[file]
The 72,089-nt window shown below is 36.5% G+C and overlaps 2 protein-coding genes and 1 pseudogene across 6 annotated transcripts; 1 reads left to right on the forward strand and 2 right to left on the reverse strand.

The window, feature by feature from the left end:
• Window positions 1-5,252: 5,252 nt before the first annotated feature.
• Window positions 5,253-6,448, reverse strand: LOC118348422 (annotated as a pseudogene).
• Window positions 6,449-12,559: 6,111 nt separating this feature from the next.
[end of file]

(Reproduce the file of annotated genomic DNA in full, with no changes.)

The 72,089-nt window shown below is 36.5% G+C and overlaps 2 protein-coding genes and 1 pseudogene across 6 annotated transcripts; 1 reads left to right on the forward strand and 2 right to left on the reverse strand.

The window, feature by feature from the left end:
• Window positions 1-5,252: 5,252 nt before the first annotated feature.
• Window positions 5,253-6,448, reverse strand: LOC118348422 (annotated as a pseudogene).
• Window positions 6,449-12,559: 6,111 nt separating this feature from the next.